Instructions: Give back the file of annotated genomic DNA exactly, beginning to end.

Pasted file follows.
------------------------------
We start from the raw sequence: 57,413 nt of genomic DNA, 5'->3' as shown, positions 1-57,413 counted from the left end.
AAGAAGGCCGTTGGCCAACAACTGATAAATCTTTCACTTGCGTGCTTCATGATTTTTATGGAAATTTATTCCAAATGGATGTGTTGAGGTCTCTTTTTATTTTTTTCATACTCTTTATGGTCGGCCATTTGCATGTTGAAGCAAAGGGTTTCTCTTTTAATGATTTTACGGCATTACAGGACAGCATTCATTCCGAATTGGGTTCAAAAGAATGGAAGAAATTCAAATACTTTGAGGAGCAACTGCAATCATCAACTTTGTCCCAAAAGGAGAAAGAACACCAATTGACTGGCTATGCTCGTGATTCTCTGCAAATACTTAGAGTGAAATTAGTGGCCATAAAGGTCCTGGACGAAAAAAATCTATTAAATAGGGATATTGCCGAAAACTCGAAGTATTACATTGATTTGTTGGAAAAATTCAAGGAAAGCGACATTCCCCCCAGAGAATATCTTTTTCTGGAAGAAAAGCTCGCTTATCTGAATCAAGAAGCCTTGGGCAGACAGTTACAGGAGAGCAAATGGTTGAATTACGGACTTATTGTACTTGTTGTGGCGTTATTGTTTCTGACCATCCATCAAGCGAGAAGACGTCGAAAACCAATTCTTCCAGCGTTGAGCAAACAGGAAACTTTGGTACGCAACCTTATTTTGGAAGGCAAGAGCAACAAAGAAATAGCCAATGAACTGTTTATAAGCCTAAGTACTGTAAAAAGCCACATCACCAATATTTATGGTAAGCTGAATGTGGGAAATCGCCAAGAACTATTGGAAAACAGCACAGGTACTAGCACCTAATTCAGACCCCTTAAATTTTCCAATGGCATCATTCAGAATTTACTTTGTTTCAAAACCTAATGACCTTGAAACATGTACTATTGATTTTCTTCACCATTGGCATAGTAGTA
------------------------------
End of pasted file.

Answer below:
We start from the raw sequence: 57,413 nt of genomic DNA, 5'->3' as shown, positions 1-57,413 counted from the left end.
AAGAAGGCCGTTGGCCAACAACTGATAAATCTTTCACTTGCGTGCTTCATGATTTTTATGGAAATTTATTCCAAATGGATGTGTTGAGGTCTCTTTTTATTTTTTTCATACTCTTTATGGTCGGCCATTTGCATGTTGAAGCAAAGGGTTTCTCTTTTAATGATTTTACGGCATTACAGGACAGCATTCATTCCGAATTGGGTTCAAAAGAATGGAAGAAATTCAAATACTTTGAGGAGCAACTGCAATCATCAACTTTGTCCCAAAAGGAGAAAGAACACCAATTGACTGGCTATGCTCGTGATTCTCTGCAAATACTTAGAGTGAAATTAGTGGCCATAAAGGTCCTGGACGAAAAAAATCTATTAAATAGGGATATTGCCGAAAACTCGAAGTATTACATTGATTTGTTGGAAAAATTCAAGGAAAGCGACATTCCCCCCAGAGAATATCTTTTTCTGGAAGAAAAGCTCGCTTATCTGAATCAAGAAGCCTTGGGCAGACAGTTACAGGAGAGCAAATGGTTGAATTACGGACTTATTGTACTTGTTGTGGCGTTATTGTTTCTGACCATCCATCAAGCGAGAAGACGTCGAAAACCAATTCTTCCAGCGTTGAGCAAACAGGAAACTTTGGTACGCAACCTTATTTTGGAAGGCAAGAGCAACAAAGAAATAGCCAATGAACTGTTTATAAGCCTAAGTACTGTAAAAAGCCACATCACCAATATTTATGGTAAGCTGAATGTGGGAAATCGCCAAGAACTATTGGAAAACAGCACAGGTACTAGCACCTAATTCAGACCCCTTAAATTTTCCAATGGCATCATTCAGAATTTACTTTGTTTCAAAACCTAATGACCTTGAAACATGTACTATTGATTTTCTTCACCATTGGCATAGTAGTA